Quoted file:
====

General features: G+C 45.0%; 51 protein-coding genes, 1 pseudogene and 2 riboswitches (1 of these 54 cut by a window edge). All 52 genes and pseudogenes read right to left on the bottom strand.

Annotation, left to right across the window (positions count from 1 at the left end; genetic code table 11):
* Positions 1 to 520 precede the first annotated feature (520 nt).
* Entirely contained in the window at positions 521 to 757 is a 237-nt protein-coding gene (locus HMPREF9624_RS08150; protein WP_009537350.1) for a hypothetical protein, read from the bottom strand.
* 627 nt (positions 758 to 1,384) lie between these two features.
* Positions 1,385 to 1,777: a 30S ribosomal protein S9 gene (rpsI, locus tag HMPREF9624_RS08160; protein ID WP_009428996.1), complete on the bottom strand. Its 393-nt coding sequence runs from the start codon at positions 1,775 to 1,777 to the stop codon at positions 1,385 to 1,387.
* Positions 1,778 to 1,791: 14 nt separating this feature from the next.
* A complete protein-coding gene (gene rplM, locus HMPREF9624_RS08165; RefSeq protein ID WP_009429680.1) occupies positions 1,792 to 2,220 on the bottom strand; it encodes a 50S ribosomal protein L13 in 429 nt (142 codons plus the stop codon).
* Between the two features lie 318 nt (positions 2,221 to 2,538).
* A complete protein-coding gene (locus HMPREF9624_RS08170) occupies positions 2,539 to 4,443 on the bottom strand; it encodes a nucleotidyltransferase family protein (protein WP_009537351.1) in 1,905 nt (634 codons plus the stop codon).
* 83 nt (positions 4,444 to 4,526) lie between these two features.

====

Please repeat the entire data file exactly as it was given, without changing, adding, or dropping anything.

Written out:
General features: G+C 45.0%; 51 protein-coding genes, 1 pseudogene and 2 riboswitches (1 of these 54 cut by a window edge). All 52 genes and pseudogenes read right to left on the bottom strand.

Annotation, left to right across the window (positions count from 1 at the left end; genetic code table 11):
* Positions 1 to 520 precede the first annotated feature (520 nt).
* Entirely contained in the window at positions 521 to 757 is a 237-nt protein-coding gene (locus HMPREF9624_RS08150; protein WP_009537350.1) for a hypothetical protein, read from the bottom strand.
* 627 nt (positions 758 to 1,384) lie between these two features.
* Positions 1,385 to 1,777: a 30S ribosomal protein S9 gene (rpsI, locus tag HMPREF9624_RS08160; protein ID WP_009428996.1), complete on the bottom strand. Its 393-nt coding sequence runs from the start codon at positions 1,775 to 1,777 to the stop codon at positions 1,385 to 1,387.
* Positions 1,778 to 1,791: 14 nt separating this feature from the next.
* A complete protein-coding gene (gene rplM, locus HMPREF9624_RS08165; RefSeq protein ID WP_009429680.1) occupies positions 1,792 to 2,220 on the bottom strand; it encodes a 50S ribosomal protein L13 in 429 nt (142 codons plus the stop codon).
* Between the two features lie 318 nt (positions 2,221 to 2,538).
* A complete protein-coding gene (locus HMPREF9624_RS08170) occupies positions 2,539 to 4,443 on the bottom strand; it encodes a nucleotidyltransferase family protein (protein WP_009537351.1) in 1,905 nt (634 codons plus the stop codon).
* 83 nt (positions 4,444 to 4,526) lie between these two features.